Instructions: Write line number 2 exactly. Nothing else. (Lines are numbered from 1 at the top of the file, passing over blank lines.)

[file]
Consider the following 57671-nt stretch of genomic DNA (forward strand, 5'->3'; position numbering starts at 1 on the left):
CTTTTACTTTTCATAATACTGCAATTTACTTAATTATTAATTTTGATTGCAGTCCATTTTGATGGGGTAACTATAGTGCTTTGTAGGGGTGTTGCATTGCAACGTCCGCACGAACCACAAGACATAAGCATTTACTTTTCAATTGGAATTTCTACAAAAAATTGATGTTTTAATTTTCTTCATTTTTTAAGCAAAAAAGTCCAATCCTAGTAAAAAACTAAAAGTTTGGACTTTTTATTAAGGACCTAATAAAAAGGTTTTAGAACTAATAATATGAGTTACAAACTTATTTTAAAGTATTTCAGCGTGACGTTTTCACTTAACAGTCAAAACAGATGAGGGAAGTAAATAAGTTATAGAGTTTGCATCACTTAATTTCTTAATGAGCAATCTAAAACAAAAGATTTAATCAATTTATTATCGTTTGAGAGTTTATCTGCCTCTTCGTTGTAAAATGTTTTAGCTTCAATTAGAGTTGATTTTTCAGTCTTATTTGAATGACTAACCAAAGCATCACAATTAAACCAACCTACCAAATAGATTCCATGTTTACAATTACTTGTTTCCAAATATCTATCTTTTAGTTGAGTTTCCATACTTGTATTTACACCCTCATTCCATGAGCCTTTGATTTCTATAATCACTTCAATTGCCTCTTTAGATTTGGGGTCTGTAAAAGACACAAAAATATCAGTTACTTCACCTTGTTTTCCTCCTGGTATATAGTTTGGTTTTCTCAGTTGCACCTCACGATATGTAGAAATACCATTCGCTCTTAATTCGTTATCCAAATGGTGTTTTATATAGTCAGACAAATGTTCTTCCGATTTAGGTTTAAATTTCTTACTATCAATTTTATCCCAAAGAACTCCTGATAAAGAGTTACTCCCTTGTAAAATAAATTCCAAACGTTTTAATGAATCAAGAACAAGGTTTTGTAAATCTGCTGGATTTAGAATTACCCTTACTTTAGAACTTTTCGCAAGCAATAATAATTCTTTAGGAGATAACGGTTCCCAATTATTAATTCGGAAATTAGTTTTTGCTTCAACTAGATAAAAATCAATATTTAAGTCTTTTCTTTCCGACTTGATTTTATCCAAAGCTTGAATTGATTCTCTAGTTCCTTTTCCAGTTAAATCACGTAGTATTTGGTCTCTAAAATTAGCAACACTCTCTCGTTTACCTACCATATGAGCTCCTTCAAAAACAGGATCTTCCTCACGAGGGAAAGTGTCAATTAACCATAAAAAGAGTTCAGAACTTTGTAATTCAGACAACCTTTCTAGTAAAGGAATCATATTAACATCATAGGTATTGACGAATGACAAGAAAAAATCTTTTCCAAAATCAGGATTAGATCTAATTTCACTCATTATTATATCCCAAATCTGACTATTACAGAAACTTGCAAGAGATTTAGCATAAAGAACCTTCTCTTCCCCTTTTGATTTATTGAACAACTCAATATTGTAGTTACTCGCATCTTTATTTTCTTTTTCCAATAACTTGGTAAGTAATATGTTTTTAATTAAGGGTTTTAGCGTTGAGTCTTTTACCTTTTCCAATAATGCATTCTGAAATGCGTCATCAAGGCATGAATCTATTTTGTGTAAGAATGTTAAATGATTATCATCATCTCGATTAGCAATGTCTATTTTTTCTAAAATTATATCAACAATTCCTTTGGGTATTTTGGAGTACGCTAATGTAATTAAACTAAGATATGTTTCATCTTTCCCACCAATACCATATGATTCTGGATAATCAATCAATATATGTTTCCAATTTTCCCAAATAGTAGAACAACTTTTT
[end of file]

CTTTTACTTTTCATAATACTGCAATTTACTTAATTATTAATTTTGATTGCAGTCCATTTTGATGGGGTAACTATAGTGCTTTGTAGGGGTGTTGCATTGCAACGTCCGCACGAACCACAAGACATAAGCATTTACTTTTCAATTGGAATTTCTACAAAAAATTGATGTTTTAATTTTCTTCATTTTTTAAGCAAAAAAGTCCAATCCTAGTAAAAAACTAAAAGTTTGGACTTTTTATTAAGGACCTAATAAAAAGGTTTTAGAACTAATAATATGAGTTACAAACTTATTTTAAAGTATTTCAGCGTGACGTTTTCACTTAACAGTCAAAACAGATGAGGGAAGTAAATAAGTTATAGAGTTTGCATCACTTAATTTCTTAATGAGCAATCTAAAACAAAAGATTTAATCAATTTATTATCGTTTGAGAGTTTATCTGCCTCTTCGTTGTAAAATGTTTTAGCTTCAATTAGAGTTGATTTTTCAGTCTTATTTGAATGACTAACCAAAGCATCACAATTAAACCAACCTACCAAATAGATTCCATGTTTACAATTACTTGTTTCCAAATATCTATCTTTTAGTTGAGTTTCCATACTTGTATTTACACCCTCATTCCATGAGCCTTTGATTTCTATAATCACTTCAATTGCCTCTTTAGATTTGGGGTCTGTAAAAGACACAAAAATATCAGTTACTTCACCTTGTTTTCCTCCTGGTATATAGTTTGGTTTTCTCAGTTGCACCTCACGATATGTAGAAATACCATTCGCTCTTAATTCGTTATCCAAATGGTGTTTTATATAGTCAGACAAATGTTCTTCCGATTTAGGTTTAAATTTCTTACTATCAATTTTATCCCAAAGAACTCCTGATAAAGAGTTACTCCCTTGTAAAATAAATTCCAAACGTTTTAATGAATCAAGAACAAGGTTTTGTAAATCTGCTGGATTTAGAATTACCCTTACTTTAGAACTTTTCGCAAGCAATAATAATTCTTTAGGAGATAACGGTTCCCAATTATTAATTCGGAAATTAGTTTTTGCTTCAACTAGATAAAAATCAATATTTAAGTCTTTTCTTTCCGACTTGATTTTATCCAAAGCTTGAATTGATTCTCTAGTTCCTTTTCCAGTTAAATCACGTAGTATTTGGTCTCTAAAATTAGCAACACTCTCTCGTTTACCTACCATATGAGCTCCTTCAAAAACAGGATCTTCCTCACGAGGGAAAGTGTCAATTAACCATAAAAAGAGTTCAGAACTTTGTAATTCAGACAACCTTTCTAGTAAAGGAATCATATTAACATCATAGGTATTGACGAATGACAAGAAAAAATCTTTTCCAAAATCAGGATTAGATCTAATTTCACTCATTATTATATCCCAAATCTGACTATTACAGAAACTTGCAAGAGATTTAGCATAAAGAACCTTCTCTTCCCCTTTTGATTTATTGAACAACTCAATATTGTAGTTACTCGCATCTTTATTTTCTTTTTCCAATAACTTGGTAAGTAATATGTTTTTAATTAAGGGTTTTAGCGTTGAGTCTTTTACCTTTTCCAATAATGCATTCTGAAATGCGTCATCAAGGCATGAATCTATTTTGTGTAAGAATGTTAAATGATTATCATCATCTCGATTAGCAATGTCTATTTTTTCTAAAATTATATCAACAATTCCTTTGGGTATTTTGGAGTACGCTAATGTAATTAAACTAAGATATGTTTCATCTTTCCCACCAATACCATATGATTCTGGATAATCAATCAATATATGTTTCCAATTTTCCCAAATAGTAGAACAACTTTTT